Thursday, February 29, 2024

Art Finds Beauty in E-Waste


The world of art has transformed and Africa has not been left behind as its art is being gentrified. Art in Africa has shifted from a naïve perspective of a collection of artefacts. It can now be described as unique, old, provocative, attractive and with any other mind-blowing descriptive words. African art is with stories, history and reflections. As contemporary art garners international attention, art shows and space are yet to be on the rise. The total sales in the global art market in 2017 stood at $63.7 billion. Africa together with Asia only accounted for less than 4 per cent of the total sales.

Figure 2art by Rosemary Karuga. image source:

90-year-old Rosemary Karuga was the first woman graduate in Makerere art school, she developed a distinctive style of art using collages of local materials. She also incorporated newspapers and magazines. Her work was exhibited with other leading artists on the continent. Despite having numerous successes African artists’ work is not exhibited with much enthusiasm as it is in other parts of the world. In addition, they also face challenges such as the lack of funds.

Africa artists face the scarcity of materials to aid in their work. Some artists have embraced diversity in their work making it unique. Moreover, they have embraced art in a bid to have a sustainable environment through upcycling of E-waste materials making way to  African countries.

According to the United Nations Environment Programme (UNEP), 85 percent of electronic waste in Africa comes from domestic consumption. The problem remains a challenge as the number of used equipment from industrialized countries continues to stream in. E-waste contains hazardous substances: mercury and lead, endocrine and brominated flame retardants. These are released during disposal and dismantling activities. In turn, the health of the people involved in these operations is at risk.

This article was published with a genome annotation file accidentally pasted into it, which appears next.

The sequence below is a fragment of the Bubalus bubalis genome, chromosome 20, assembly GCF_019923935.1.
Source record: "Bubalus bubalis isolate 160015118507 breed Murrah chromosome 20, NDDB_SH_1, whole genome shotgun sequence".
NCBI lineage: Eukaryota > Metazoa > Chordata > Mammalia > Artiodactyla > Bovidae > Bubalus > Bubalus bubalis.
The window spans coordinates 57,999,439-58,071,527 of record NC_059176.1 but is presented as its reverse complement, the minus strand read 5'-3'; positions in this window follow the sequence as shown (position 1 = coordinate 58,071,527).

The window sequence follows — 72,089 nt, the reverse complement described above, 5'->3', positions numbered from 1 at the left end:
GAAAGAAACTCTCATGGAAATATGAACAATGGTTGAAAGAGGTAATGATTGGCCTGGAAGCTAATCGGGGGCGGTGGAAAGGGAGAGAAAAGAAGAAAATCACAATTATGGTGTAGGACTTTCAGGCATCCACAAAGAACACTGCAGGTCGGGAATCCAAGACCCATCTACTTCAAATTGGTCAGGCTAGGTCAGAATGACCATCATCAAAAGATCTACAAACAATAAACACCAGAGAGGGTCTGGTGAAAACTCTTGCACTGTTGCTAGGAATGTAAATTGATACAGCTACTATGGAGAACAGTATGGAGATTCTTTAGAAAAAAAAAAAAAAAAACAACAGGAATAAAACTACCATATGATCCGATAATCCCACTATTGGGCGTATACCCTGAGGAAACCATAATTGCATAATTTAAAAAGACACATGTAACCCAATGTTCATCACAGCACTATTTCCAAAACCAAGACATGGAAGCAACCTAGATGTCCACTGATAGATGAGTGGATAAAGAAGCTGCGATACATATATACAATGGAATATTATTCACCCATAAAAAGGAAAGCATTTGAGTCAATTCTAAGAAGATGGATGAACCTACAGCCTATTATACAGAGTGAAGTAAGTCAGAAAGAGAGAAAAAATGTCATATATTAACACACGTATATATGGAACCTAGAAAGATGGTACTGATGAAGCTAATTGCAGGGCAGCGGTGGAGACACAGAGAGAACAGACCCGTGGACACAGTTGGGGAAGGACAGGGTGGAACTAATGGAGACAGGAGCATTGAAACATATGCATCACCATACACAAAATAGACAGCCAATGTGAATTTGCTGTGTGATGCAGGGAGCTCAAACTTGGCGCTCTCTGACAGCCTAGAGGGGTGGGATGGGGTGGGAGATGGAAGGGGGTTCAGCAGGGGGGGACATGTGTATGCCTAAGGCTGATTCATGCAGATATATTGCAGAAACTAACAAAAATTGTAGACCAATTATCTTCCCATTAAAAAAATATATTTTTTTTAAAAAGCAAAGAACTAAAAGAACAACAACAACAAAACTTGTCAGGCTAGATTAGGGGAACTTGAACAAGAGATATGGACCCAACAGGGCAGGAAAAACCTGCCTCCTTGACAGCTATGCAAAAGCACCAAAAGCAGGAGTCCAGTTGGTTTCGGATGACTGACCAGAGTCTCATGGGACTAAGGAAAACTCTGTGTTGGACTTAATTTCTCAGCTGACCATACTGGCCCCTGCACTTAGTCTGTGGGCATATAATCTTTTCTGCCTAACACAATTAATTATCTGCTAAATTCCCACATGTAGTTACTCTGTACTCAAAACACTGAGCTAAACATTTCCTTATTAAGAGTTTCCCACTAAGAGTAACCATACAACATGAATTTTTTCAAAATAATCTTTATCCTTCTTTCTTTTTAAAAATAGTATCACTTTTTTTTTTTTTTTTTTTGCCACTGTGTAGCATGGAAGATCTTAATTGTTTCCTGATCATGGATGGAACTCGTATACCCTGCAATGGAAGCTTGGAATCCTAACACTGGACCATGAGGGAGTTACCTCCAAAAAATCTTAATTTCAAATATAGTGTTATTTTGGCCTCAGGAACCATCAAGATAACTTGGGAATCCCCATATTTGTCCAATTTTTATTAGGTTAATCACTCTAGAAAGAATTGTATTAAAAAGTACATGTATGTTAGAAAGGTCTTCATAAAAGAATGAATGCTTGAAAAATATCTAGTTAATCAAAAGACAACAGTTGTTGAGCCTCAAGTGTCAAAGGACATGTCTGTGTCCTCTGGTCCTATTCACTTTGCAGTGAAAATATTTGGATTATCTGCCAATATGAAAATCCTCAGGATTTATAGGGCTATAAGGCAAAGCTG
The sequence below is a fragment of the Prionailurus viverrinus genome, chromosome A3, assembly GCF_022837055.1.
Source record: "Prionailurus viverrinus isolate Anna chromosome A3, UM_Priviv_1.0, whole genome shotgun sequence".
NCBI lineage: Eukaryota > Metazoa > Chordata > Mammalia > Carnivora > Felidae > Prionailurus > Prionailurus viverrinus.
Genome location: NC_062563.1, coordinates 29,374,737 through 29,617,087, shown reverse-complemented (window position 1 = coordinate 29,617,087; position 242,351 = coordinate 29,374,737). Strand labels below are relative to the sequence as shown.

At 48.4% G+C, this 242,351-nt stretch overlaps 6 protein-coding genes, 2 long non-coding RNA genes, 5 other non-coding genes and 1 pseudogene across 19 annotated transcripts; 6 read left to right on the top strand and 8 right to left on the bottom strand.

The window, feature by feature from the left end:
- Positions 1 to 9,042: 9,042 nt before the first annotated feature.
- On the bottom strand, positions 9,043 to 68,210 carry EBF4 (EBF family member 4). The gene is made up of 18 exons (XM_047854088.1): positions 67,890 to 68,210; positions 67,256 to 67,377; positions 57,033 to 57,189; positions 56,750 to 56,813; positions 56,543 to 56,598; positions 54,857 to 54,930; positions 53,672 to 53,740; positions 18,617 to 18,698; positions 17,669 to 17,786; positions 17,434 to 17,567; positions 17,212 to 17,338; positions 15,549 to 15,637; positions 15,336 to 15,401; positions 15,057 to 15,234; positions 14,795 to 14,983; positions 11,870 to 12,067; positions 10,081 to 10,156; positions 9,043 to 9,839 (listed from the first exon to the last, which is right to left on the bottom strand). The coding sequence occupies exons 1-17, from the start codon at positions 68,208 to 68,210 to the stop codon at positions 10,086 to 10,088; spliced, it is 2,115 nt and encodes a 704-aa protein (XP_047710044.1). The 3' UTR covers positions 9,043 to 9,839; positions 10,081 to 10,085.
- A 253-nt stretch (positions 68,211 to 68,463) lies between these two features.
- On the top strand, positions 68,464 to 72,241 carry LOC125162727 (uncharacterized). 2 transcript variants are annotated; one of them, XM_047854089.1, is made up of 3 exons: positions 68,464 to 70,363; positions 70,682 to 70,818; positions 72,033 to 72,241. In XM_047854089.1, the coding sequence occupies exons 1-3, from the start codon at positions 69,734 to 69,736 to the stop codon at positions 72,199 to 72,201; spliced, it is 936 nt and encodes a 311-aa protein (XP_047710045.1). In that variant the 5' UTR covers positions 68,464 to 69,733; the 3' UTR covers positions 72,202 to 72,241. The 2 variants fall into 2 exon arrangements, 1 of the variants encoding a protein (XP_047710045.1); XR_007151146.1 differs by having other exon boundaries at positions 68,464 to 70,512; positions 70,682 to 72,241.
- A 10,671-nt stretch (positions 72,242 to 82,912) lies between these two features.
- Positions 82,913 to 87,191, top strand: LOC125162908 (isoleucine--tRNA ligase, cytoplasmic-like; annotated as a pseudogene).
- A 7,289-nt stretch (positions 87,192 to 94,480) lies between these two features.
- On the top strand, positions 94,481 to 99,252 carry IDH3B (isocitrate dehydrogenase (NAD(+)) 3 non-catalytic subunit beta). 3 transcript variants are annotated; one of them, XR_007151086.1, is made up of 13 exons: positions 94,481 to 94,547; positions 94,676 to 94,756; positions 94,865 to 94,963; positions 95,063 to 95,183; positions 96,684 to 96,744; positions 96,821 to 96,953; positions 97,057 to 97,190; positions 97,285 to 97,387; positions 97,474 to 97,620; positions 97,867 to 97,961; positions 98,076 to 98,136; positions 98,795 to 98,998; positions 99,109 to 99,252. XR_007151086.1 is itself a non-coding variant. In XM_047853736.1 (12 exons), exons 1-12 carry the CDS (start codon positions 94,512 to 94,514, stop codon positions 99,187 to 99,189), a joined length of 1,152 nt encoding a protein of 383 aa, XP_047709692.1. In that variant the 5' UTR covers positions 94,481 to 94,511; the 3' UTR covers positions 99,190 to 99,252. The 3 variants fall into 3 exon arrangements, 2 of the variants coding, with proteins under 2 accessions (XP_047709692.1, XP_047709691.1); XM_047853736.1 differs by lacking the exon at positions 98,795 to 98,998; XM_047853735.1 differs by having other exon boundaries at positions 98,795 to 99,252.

Figure 3 e-waste in Agbogbloshie. image source:

Ghana is one of the countries where e-waste ‘goes to die.’ Agbogbloshie slum, a former wetland is the hardest hit region in the area. The poor in this region spend their time dismantling the electronic waste present in a bid to make a living through reselling parts of some gadgets.  Ivory Coast has not been left behind.

According to European union founded E-waste implementation tool kit, Abidjan generates up to 1500 tons of e-waste annually. An artist by the name Desire Koffi has come up with a way to incorporate environmental sustainability and his artistry.

Figure 4koffi desire’s art. image source:

He searches for his materials- old and damaged electronics in the neighbourhoods of Koumassi in Ivory Coast’s commercial capital Abidjan. Koffi buys his material for about $1 as key components for his e mixed-media artwork. He dismantles the gadgets to useable components. He then proceeds to make human silhouettes or urban scenes from the pieces of keyboards and phone screens. Once his pieces are complete he sells for at least $173. He says that his number one goal is to try, in his own small way to reduce electronic waste found in the streets and bins.

Despite this, support from the government and non- governmental organizations should be incorporated so as to aid the artists in marketing their work as well as have a clear path in acquiring the materials needed.

Sustainable art will pave the way for a clean environment while at the same time providing the materials required in the artwork. With mobile phones and other electronics acting as umbilical cords to the digital world, their innovations are still on the rise. Art is one of the solutions to the e-waste menace.

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